• Computational anayses of bulk RNA-sequencing, scRNA-seq, Iso-Seq data, WES and GWAS data.
  • Establishing pipelines and scripts to integrate various genomic data sets.
  • Develops Rshiny applications to host data for a number of independent projects.
  • Will play a major role within a large/diverse team of scientists by performing integrative genomic analyses of rare genetic variation, epigenetics, and gene expression to study autism.
  • Manages databases, conducts statistical and genomic analysis, and participates in the preparation of manuscripts and presentations.

Please send the following information to
• Complete curriculum vitae, including a list of publications.
• A very brief summary of current work and research interests.
• Contact information for two references.

Seaver and Neurogenomics Cyber Seminar Series

We host weekly Cyber Seminar Series featuring internal work in progress and external speakers presenting exciting recent publications and  emerging bodies of work. Each presentation is recorded and hosted here for two weeks after the presentation date. A big thank you to all of our presenters!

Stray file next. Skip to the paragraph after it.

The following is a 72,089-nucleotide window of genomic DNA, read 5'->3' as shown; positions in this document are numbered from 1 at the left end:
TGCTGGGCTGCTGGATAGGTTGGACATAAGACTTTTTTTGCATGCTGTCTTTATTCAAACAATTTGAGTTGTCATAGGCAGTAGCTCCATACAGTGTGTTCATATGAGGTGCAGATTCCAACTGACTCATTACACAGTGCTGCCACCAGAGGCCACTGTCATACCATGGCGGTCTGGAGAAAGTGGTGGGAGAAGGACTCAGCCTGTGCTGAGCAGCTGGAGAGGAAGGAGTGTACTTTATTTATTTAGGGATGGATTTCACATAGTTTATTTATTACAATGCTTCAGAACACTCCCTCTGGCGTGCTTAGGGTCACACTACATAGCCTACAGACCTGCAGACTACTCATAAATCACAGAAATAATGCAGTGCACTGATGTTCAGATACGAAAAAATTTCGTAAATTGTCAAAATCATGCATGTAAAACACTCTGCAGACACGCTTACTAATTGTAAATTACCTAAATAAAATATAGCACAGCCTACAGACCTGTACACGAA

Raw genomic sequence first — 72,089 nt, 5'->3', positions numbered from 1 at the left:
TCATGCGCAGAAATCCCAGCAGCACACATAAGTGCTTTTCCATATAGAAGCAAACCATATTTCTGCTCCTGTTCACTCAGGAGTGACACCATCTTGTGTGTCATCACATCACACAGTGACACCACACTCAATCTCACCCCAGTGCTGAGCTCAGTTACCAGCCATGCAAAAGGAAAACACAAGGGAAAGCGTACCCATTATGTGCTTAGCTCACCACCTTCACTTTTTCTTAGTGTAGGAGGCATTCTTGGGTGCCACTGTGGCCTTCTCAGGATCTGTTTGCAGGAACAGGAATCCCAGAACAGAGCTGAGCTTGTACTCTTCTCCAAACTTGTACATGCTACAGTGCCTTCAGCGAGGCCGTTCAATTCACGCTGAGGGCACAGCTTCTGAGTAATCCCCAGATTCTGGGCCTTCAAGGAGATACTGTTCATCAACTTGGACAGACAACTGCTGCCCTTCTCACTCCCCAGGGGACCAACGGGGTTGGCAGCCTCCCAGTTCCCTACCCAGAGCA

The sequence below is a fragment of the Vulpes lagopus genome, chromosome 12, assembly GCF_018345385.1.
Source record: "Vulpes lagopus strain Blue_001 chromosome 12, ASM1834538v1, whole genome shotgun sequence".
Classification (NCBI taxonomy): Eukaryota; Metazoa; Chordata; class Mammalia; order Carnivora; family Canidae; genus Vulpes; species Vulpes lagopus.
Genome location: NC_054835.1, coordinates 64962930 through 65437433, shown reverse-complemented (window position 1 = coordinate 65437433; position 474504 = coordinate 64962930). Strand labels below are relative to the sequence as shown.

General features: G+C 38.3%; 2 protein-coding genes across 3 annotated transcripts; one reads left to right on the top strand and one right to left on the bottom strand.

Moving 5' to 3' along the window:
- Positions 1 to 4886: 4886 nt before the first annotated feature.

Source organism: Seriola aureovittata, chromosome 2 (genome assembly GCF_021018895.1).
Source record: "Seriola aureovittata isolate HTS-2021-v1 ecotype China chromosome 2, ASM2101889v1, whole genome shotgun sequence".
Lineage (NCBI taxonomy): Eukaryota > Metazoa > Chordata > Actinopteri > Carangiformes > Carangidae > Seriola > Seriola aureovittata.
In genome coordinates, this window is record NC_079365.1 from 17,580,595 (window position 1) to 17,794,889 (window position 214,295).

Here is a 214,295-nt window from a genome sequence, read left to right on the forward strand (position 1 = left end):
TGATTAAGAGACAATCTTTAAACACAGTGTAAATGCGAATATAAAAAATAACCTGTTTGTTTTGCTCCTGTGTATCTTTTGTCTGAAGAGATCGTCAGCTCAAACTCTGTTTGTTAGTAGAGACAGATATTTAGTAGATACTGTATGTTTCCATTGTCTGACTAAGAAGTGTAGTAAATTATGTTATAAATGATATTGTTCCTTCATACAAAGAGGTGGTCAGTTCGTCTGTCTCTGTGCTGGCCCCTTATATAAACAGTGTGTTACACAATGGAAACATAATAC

Previous Presentations:

Hanging Liu and Jingtain Zhou | Salk Institute
“DNA methylation Atlas of the Mouse Brain at Single-Cell Resolution”

Matt Lalli, PhD | Postdoctoral Fellow | Washington University
“Connecting rare mutations to common pathways in human neurons with single-cell CRISPR repression”

Donna Werling, PhD | Assistant Professor | UW-Madison
“Developmental and genetic effects on gene expression in the human brain”

John Sinnamon, PhD | Assistant Professor | Vollum Insitiute at Oregon Health and Science University
“Targeted editing of Mecp2 RNA in a mouse model of Rett Syndrome”

Juan Diaz, PhD | Research Scientist | Marine Biological Laboratory
“Site directed RNA editing as an alternative molecular therapy”

Icahn School of Medicine at Mount Sinai
1425 Madison Avenue, Box 1498
New York, NY 10029